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Economic effect of cap-and-trade: A wager

Will you take it?

So, Reuters took a look at the EPA's economic analysis of the Lieberman-McCain Climate Stewardship Act (so I didn't have to!). In case your memory is hazy, the CSA is a cap-and-trade bill that would cut emissions 65% by 2050. Here's the nut: The EPA found that the Climate Stewardship and Innovation Act of 2007 would shave up to 1.6 percent, or $419 billion, off a baseline forecast for U.S. gross domestic product in 2030 and up to 3.2 percent, or $1.332 trillion, by 2050. That is, by any reasonable measure, a modest price to pay. Even so, I bet …

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Glowing orbs for everyone

Making electricity visible helps reduce consumption

Here's what might be an ingenious idea, as reported by Wired: Mark Martinez couldn't get Southern California Edison customers to conserve energy. As the utility's manager of program development, he had tried alerting them when it was time to dial back electricity use on a hot day -- he'd fire off automated phone calls, zap text messages, send emails. No dice. Then he saw an Ambient Orb. It's a groovy little ball that changes color in sync with incoming data -- growing more purple, for example, as your email inbox fills up or as the chance of rain increases. Martinez …

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Cheney suppressed evidence of market manipulation in California power crisis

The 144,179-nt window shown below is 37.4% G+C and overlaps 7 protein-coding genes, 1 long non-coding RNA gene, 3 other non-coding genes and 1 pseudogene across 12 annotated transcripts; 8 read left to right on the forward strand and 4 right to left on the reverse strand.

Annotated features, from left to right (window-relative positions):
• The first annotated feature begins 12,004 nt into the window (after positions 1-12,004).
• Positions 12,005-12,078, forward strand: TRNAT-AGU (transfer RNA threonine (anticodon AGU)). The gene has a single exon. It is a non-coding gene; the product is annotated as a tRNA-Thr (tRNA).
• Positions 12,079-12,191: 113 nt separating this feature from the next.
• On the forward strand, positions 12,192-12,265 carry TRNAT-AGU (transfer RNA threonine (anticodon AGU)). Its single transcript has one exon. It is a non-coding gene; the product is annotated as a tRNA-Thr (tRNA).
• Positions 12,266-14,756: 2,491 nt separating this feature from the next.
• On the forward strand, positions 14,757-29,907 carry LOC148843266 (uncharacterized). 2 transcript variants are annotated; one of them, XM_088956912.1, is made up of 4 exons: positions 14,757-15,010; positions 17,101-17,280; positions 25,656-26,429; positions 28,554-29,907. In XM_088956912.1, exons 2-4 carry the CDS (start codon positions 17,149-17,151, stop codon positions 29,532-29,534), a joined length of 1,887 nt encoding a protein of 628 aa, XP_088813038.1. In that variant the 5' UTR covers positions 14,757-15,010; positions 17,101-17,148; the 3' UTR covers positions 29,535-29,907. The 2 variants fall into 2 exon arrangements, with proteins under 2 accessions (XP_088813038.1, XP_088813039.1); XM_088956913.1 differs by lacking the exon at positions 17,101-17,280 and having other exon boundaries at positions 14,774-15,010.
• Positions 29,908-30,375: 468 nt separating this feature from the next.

New investigative report

Don't miss Jason Leopold's crack investigative reporting on Truthout today: This story is based on a two-month investigation into Cheney's energy task force; how the vice president pressured cabinet officials to conceal clear-cut evidence of market manipulation during California's energy crisis, and how that subsequently led Cheney to exert executive privilege when lawmakers called on him to turn over documents related to his meetings with energy industry officials who helped draft the National Energy Policy and also gamed California's power market. Truthout spoke with more than a dozen former officials from the Energy Department and FERC as well as current …

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Climate confusion in Hong Kong

Dumb arguments rear their heads yet again

A reader pointed me to a letter in the South China Morning Post, "Cold water on the warming debate" (subs. req'd). The writer, a senior research fellow of the HK Institute of Economics and Business, rehashes a number of mistaken arguments I hear all too often: Many people fail to knit together these two strands - climate change and the exhaustion of fossil fuels. If they did, they would see that the energy crisis, which is predicted as a result of the exhaustion of fossil fuel reserves, contains the seeds of the resolution of the global warming crisis. As fossil …

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Offset mania

Can’t we offset something other than carbon?

Lordy, this is getting out of hand: Under the agreement announced Wednesday, the Forest Service and the National Forest Foundation will allow individuals or groups to make charitable contributions that will be used to plant trees and do other work to improve national forests. ... Under the new program, known as the Carbon Capital Fund, consumers can "offset" their carbon emissions by investing in projects on national forests to plant trees and improve water quality, increase wildlife habitat and help restore public lands damaged by natural disasters such as wildfires. Tell me, why can't you give money to "plant trees …